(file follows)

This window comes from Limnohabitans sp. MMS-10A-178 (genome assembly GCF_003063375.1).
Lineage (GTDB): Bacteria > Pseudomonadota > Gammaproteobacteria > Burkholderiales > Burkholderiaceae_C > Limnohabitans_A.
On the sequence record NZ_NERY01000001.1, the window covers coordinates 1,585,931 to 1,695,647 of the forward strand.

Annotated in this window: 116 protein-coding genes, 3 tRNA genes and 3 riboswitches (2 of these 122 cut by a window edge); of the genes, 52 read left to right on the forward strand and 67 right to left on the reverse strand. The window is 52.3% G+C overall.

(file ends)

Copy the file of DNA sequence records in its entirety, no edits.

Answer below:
This window comes from Limnohabitans sp. MMS-10A-178 (genome assembly GCF_003063375.1).
Lineage (GTDB): Bacteria > Pseudomonadota > Gammaproteobacteria > Burkholderiales > Burkholderiaceae_C > Limnohabitans_A.
On the sequence record NZ_NERY01000001.1, the window covers coordinates 1,585,931 to 1,695,647 of the forward strand.

Annotated in this window: 116 protein-coding genes, 3 tRNA genes and 3 riboswitches (2 of these 122 cut by a window edge); of the genes, 52 read left to right on the forward strand and 67 right to left on the reverse strand. The window is 52.3% G+C overall.